Then there were the passport problems in Chicago, and more and more Bo wondered who he was apart from those curving streets, high arching elm trees and sturdy red brick homes on Milwaukee’s northwest side. Now he stood in darkness. The closed door muffled the raucous voices in the other room. The low illumination within was just enough to see the dark outlines of everything about him, but not enough to make out any detail. Bo made his way to one of the large windows and looked at the quiet narrow street outside. Then there was light. In stepped a smartly dressed, elderly black male who carried an ebony cane with silver ferrule. In the center of his tie shown a diamond stickpin, and on his French cuffs, which slid out one and a half inches from his coat, were pearled cufflinks. Bo’s jaw dropped as he gazed at the total effect of this stunning man in his shining silk evening attire.
Title: Rainbow Curve
Author: Michael Boylan
Buy a ticket for a bus ride taking you from North to Central to South America and a boat ride to the Caribbean along with a traveling baseball team. Discover baseball in all its mythical allure: Rainbow Curve is a compelling tale about race, politics, corrupting power and one man’s courage to stand up against it.
An aging baseball player, his multi-cultural teammates, a domineering manager, and a South American drug lord—are all brought together in Rainbow Curve, a gripping novel that explores the international baseball scene. Moving from training camps in Sun City, Arizona, to Wrigley Field in Chicago, to a mountain citadel in Columbia, author Michael Boylan expertly draws connections between America’s favorite pastime, cultural power, and ethical choice.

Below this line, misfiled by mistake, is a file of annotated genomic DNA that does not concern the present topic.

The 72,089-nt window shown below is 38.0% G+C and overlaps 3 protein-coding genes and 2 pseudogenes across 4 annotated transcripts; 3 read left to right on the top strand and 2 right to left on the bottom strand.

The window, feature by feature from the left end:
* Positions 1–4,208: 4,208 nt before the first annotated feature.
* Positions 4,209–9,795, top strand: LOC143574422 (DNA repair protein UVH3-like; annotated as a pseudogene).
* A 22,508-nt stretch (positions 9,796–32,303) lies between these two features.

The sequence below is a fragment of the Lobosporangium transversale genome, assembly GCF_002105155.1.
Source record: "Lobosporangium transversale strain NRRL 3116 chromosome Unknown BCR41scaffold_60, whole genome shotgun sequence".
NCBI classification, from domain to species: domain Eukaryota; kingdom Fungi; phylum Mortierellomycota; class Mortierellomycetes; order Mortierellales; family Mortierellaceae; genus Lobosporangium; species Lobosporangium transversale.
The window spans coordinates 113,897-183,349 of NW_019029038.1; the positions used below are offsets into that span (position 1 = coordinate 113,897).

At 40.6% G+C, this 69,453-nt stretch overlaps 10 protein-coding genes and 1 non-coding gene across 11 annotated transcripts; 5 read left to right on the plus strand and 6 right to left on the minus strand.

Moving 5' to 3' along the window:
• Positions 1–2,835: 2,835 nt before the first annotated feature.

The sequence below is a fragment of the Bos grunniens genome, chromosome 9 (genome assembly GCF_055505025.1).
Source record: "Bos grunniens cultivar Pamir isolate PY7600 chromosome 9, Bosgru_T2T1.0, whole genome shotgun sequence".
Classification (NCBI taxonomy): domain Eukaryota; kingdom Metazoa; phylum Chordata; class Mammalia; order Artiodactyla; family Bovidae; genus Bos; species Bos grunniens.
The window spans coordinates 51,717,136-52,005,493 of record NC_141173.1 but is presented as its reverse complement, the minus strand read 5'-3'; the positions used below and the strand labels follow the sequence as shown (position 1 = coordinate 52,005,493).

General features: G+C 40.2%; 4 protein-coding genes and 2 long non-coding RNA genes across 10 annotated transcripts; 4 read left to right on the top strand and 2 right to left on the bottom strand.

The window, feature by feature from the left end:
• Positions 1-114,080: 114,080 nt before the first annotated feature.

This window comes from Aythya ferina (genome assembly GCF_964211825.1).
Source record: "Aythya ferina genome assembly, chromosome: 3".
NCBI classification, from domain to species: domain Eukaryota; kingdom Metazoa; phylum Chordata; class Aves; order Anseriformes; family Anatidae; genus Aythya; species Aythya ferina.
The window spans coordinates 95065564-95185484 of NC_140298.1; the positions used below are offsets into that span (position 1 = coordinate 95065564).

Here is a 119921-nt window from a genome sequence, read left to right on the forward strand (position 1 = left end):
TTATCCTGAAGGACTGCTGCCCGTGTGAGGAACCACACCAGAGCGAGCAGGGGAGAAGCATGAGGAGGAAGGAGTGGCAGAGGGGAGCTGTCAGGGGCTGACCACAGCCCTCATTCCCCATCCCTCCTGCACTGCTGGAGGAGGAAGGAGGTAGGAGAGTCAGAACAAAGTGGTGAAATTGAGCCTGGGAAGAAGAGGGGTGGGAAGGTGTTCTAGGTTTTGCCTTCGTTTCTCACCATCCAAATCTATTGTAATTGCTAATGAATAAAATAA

-Linda Furgerson Selzer, Associate Professor of English/ Penn State University.
Michael Boylan writes like a true baseball fan. Rainbow Curve is a novel filled with more than 9 innings of history. From barnstorming and tales about the Negro Leagues to the Chicago Cubs, Boylan examines the life of players on and off the field. Bo Mellan, Rainbow Billy Beauchamp and Buddy Beal are just some of the characters who give this novel a high batting average. Baseball is not just a game about balls and strikes, it’s also about economics, race, youth and growing old. Rainbow Curve is a reminder of why we sing “God Bless America” at the ball park.
- E. Ethelbert Miller, Literary Activist and author of The 5th Inning.
Michael Boylan is Professor and Chair of Philosophy at Marymount University. He is the author of 26 books and over 120 articles in Philosophy and Literature. Details can be found at michaelboylan.net.